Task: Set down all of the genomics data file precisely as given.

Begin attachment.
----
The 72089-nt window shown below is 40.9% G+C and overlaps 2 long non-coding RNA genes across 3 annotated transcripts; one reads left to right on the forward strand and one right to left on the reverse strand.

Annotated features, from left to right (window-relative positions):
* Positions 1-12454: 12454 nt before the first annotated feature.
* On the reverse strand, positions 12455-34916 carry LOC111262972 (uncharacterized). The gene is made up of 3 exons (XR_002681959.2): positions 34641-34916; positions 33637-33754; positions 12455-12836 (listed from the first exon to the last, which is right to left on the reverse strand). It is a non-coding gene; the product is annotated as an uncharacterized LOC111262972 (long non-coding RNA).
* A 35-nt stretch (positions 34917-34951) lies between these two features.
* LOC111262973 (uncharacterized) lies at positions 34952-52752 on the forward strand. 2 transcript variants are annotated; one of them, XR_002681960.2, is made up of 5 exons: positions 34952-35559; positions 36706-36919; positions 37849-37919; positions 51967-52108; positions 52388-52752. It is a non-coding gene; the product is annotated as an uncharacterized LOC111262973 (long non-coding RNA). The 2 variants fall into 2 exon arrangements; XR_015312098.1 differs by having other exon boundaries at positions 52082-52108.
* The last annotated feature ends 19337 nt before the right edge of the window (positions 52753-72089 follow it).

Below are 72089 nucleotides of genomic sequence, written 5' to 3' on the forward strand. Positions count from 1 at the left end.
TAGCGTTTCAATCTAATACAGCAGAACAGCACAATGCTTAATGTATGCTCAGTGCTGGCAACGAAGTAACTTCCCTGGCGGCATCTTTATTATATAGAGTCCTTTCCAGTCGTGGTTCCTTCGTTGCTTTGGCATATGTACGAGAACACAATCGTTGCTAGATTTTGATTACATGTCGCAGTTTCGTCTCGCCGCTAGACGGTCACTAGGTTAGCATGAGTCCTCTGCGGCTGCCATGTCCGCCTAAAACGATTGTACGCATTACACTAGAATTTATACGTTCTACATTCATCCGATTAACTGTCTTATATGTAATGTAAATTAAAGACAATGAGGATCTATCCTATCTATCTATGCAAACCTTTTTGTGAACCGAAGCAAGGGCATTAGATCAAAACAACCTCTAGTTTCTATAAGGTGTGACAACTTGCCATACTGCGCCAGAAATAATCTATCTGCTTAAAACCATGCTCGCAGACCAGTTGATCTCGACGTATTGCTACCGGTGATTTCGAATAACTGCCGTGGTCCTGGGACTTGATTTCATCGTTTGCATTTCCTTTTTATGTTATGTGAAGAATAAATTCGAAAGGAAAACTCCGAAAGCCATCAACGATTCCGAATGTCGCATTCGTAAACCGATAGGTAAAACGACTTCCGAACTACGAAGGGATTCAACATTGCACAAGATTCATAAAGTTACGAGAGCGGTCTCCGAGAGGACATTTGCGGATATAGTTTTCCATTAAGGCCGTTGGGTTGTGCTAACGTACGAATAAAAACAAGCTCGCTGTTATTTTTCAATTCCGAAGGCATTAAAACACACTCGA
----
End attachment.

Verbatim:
The 72089-nt window shown below is 40.9% G+C and overlaps 2 long non-coding RNA genes across 3 annotated transcripts; one reads left to right on the forward strand and one right to left on the reverse strand.

Annotated features, from left to right (window-relative positions):
* Positions 1-12454: 12454 nt before the first annotated feature.
* On the reverse strand, positions 12455-34916 carry LOC111262972 (uncharacterized). The gene is made up of 3 exons (XR_002681959.2): positions 34641-34916; positions 33637-33754; positions 12455-12836 (listed from the first exon to the last, which is right to left on the reverse strand). It is a non-coding gene; the product is annotated as an uncharacterized LOC111262972 (long non-coding RNA).
* A 35-nt stretch (positions 34917-34951) lies between these two features.
* LOC111262973 (uncharacterized) lies at positions 34952-52752 on the forward strand. 2 transcript variants are annotated; one of them, XR_002681960.2, is made up of 5 exons: positions 34952-35559; positions 36706-36919; positions 37849-37919; positions 51967-52108; positions 52388-52752. It is a non-coding gene; the product is annotated as an uncharacterized LOC111262973 (long non-coding RNA). The 2 variants fall into 2 exon arrangements; XR_015312098.1 differs by having other exon boundaries at positions 52082-52108.
* The last annotated feature ends 19337 nt before the right edge of the window (positions 52753-72089 follow it).

Below are 72089 nucleotides of genomic sequence, written 5' to 3' on the forward strand. Positions count from 1 at the left end.
TAGCGTTTCAATCTAATACAGCAGAACAGCACAATGCTTAATGTATGCTCAGTGCTGGCAACGAAGTAACTTCCCTGGCGGCATCTTTATTATATAGAGTCCTTTCCAGTCGTGGTTCCTTCGTTGCTTTGGCATATGTACGAGAACACAATCGTTGCTAGATTTTGATTACATGTCGCAGTTTCGTCTCGCCGCTAGACGGTCACTAGGTTAGCATGAGTCCTCTGCGGCTGCCATGTCCGCCTAAAACGATTGTACGCATTACACTAGAATTTATACGTTCTACATTCATCCGATTAACTGTCTTATATGTAATGTAAATTAAAGACAATGAGGATCTATCCTATCTATCTATGCAAACCTTTTTGTGAACCGAAGCAAGGGCATTAGATCAAAACAACCTCTAGTTTCTATAAGGTGTGACAACTTGCCATACTGCGCCAGAAATAATCTATCTGCTTAAAACCATGCTCGCAGACCAGTTGATCTCGACGTATTGCTACCGGTGATTTCGAATAACTGCCGTGGTCCTGGGACTTGATTTCATCGTTTGCATTTCCTTTTTATGTTATGTGAAGAATAAATTCGAAAGGAAAACTCCGAAAGCCATCAACGATTCCGAATGTCGCATTCGTAAACCGATAGGTAAAACGACTTCCGAACTACGAAGGGATTCAACATTGCACAAGATTCATAAAGTTACGAGAGCGGTCTCCGAGAGGACATTTGCGGATATAGTTTTCCATTAAGGCCGTTGGGTTGTGCTAACGTACGAATAAAAACAAGCTCGCTGTTATTTTTCAATTCCGAAGGCATTAAAACACACTCGA